Because ANDI's president, Adolfo Facussé, was kicked out of the Consejo Nacional de Seguridad Interior (CONASIN) for proposing a candidate for president of that body, intended to deal with cleaning up corruption in the police. CONASIN has existed for a while, but scholars have noted that even in the first half of the 2000s, it "rarely convened". In 2010, Julia Schünemann reported in a study for the EU-funded think tank FRIDE that
in recent years the functions of CONASIN have been severely cut, turning it into a toothless, “ornamental” body, and ultimately reducing civilian oversight and participation.
CONASIN was essentially moribund. Now, with police corruption the story of the hour, it is being reactivated.
COHEP chose to remove Facussé as its representative to CONASIN because they did not approve of his suggesting a candidate of his own. Facussé was replaced by the president of COHEP, Santiago Ruiz.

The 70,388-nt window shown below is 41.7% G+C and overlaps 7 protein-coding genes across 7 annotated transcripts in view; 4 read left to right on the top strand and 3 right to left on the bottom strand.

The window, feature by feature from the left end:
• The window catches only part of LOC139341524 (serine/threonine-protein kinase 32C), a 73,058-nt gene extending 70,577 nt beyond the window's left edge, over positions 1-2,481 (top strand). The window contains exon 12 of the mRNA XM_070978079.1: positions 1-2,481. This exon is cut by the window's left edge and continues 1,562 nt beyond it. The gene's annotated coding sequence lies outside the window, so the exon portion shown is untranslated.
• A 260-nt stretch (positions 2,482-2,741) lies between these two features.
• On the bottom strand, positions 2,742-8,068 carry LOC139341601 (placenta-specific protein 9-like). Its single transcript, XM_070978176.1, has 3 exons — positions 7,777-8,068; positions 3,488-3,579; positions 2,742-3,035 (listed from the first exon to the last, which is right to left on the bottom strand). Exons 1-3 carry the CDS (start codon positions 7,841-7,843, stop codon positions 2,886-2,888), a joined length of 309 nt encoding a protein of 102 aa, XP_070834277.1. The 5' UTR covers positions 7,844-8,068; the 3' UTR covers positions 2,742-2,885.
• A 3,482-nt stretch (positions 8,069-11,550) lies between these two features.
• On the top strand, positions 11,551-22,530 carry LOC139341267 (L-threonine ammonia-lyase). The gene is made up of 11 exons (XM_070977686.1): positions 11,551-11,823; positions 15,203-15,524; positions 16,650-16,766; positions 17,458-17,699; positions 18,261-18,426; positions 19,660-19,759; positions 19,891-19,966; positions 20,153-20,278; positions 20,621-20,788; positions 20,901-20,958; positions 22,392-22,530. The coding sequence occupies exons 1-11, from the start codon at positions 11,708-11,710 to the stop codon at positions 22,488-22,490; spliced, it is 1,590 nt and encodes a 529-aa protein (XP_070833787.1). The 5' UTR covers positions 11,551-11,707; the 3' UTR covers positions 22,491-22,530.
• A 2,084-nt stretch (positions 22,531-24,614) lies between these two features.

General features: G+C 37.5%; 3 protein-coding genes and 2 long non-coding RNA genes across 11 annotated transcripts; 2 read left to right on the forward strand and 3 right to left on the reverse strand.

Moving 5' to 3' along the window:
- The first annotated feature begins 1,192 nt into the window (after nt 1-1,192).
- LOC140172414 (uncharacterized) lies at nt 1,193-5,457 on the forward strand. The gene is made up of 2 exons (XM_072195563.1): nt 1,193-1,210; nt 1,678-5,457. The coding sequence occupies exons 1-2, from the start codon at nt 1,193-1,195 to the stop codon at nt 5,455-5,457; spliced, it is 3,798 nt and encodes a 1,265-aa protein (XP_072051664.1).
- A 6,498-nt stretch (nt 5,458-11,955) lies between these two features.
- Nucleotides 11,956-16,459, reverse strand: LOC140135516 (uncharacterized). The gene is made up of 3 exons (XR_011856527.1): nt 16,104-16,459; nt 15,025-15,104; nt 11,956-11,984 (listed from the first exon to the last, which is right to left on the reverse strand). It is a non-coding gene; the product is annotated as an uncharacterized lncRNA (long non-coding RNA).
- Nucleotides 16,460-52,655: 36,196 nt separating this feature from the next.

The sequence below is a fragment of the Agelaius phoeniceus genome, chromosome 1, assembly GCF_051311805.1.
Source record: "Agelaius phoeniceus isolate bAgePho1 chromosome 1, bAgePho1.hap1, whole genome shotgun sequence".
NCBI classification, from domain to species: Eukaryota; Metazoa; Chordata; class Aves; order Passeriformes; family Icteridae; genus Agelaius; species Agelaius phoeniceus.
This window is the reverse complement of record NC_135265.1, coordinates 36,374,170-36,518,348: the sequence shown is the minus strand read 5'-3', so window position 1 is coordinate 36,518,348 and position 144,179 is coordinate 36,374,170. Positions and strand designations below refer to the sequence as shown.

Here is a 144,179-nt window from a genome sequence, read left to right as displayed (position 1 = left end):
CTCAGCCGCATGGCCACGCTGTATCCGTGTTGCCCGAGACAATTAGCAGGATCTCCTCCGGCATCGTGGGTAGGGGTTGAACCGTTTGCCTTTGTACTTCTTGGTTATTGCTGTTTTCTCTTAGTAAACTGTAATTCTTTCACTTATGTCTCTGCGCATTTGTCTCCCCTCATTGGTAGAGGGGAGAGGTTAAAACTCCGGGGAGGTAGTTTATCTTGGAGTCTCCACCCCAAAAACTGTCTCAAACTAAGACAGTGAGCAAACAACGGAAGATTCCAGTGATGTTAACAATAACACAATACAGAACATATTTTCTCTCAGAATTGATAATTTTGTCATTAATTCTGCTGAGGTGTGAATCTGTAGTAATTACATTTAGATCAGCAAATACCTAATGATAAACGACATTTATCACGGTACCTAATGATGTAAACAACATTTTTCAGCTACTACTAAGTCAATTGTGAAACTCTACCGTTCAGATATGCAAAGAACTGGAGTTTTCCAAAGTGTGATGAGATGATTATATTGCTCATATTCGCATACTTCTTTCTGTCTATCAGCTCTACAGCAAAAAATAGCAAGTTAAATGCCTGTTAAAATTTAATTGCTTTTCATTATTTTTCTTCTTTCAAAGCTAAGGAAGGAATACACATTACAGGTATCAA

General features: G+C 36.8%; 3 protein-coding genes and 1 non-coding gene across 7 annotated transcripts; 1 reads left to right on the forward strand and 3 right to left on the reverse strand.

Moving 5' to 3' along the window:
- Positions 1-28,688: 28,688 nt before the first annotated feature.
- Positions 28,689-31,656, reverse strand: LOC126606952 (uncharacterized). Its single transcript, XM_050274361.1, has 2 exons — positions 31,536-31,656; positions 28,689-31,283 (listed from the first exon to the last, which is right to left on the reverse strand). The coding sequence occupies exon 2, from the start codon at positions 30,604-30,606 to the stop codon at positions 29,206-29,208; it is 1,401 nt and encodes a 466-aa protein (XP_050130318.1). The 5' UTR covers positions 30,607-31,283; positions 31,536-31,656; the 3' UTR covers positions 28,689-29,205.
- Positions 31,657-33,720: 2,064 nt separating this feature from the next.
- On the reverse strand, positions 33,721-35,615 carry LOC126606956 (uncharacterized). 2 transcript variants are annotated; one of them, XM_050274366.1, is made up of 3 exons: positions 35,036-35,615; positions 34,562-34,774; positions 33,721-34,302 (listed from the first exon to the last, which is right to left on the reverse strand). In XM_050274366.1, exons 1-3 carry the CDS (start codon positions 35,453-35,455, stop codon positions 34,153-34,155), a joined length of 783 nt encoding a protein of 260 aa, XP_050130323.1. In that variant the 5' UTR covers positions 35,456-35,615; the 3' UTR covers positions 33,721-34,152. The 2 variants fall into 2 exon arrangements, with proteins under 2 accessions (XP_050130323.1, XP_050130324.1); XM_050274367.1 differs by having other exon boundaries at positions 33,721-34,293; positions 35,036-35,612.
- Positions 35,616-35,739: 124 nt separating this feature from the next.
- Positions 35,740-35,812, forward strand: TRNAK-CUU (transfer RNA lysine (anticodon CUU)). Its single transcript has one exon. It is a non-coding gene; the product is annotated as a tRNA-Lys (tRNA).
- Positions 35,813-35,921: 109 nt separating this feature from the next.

Adolfo Facussé reacted to this as a personal affront:
How can I go to a place where they expelled me and ignored my representations.... I don't want a bigger mess. If I bothered them, I won't attend, I don't need them....I won't attend, but ANDI will continue to be a member.
It's the first time I've been expelled from an organization, and that's why I resent it. If it was the second or third time, I'd be used to it.
ANDI also has decided not to participate in minimum wage negotiations, while COHEP will be participating. According to Facussé, that is a change from a position the business associations had agreed on, to not participate with Lobo Sosa in this exercise (which, readers will remember, was one of the presidential functions that polarized the business community against Manuel Zelaya Rosales during his term as president). Facussé said
In the last meeting of presidents of business organizations carried out by COHEP it was decided that we were not going to participate, I don't know if that organization changed its opinion, I am not attending the meetings now since they expelled me as a member of the Consejo Nacional de Seguridad Interior.
Regardless of whether they participate or not, ANDI member businesses will be bound by any agreements that come out of wage negotiations.
The ANDI-COHEP conflict, which Facussé makes seem very personal, represents a fragmentation in what until now was a united front in the business community.